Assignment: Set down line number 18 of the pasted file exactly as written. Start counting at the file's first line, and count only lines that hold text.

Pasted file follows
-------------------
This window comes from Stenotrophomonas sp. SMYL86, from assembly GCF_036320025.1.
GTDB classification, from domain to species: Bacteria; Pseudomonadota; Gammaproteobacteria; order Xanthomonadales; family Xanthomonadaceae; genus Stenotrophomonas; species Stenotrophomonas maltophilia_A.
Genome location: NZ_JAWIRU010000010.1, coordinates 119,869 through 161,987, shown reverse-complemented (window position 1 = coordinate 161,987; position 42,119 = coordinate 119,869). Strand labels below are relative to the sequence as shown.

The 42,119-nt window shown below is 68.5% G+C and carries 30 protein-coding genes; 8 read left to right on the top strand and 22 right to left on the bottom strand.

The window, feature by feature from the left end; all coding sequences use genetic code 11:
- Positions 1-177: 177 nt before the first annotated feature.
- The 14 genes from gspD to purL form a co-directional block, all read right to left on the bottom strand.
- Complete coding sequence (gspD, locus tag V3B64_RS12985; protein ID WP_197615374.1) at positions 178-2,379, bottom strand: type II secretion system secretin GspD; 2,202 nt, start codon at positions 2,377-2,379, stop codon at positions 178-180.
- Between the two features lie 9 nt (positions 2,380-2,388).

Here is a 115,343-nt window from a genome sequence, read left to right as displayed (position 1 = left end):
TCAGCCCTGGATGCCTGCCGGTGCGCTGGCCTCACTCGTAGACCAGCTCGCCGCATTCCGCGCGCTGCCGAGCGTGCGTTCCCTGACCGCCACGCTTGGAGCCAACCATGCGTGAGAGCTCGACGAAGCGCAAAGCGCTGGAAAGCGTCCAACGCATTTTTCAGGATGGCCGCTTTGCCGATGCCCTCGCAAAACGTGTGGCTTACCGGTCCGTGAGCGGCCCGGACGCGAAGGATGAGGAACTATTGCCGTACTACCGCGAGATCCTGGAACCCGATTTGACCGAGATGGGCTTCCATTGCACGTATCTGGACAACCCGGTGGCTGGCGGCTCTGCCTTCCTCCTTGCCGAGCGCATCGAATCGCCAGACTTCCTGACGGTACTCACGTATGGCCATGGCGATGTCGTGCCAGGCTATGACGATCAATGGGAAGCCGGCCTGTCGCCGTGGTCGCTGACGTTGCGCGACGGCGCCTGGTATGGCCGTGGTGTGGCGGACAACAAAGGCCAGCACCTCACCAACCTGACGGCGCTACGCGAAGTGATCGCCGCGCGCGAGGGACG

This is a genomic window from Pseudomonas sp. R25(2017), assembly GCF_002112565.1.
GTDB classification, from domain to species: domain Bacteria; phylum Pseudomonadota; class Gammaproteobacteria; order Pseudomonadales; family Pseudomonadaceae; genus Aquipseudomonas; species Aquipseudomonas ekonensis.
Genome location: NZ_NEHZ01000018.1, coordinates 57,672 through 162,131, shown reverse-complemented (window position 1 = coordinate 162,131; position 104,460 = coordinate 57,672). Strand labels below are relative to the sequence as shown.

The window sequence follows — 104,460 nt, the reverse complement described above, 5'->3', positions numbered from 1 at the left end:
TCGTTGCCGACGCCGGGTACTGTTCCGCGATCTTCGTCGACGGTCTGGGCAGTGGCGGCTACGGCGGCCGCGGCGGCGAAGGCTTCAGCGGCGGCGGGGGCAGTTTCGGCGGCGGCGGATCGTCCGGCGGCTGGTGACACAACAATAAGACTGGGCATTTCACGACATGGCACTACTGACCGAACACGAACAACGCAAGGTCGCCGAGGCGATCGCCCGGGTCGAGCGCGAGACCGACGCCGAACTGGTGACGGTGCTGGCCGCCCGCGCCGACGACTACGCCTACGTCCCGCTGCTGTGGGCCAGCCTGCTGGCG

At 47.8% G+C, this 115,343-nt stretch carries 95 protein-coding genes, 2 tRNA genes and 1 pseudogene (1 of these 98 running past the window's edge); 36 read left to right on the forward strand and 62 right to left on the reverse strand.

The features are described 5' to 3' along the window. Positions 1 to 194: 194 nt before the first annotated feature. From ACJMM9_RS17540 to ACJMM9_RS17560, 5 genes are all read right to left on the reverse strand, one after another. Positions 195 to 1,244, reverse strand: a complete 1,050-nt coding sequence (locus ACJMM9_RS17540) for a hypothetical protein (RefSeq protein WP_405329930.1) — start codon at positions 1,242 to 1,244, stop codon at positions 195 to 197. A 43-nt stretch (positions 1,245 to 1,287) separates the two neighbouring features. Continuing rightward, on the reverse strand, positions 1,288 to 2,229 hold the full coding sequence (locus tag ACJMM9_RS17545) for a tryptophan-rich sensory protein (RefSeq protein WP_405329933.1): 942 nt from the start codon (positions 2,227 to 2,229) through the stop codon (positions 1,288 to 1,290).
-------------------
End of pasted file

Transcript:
The features are described 5' to 3' along the window. Positions 1 to 194: 194 nt before the first annotated feature. From ACJMM9_RS17540 to ACJMM9_RS17560, 5 genes are all read right to left on the reverse strand, one after another. Positions 195 to 1,244, reverse strand: a complete 1,050-nt coding sequence (locus ACJMM9_RS17540) for a hypothetical protein (RefSeq protein WP_405329930.1) — start codon at positions 1,242 to 1,244, stop codon at positions 195 to 197. A 43-nt stretch (positions 1,245 to 1,287) separates the two neighbouring features. Continuing rightward, on the reverse strand, positions 1,288 to 2,229 hold the full coding sequence (locus tag ACJMM9_RS17545) for a tryptophan-rich sensory protein (RefSeq protein WP_405329933.1): 942 nt from the start codon (positions 2,227 to 2,229) through the stop codon (positions 1,288 to 1,290).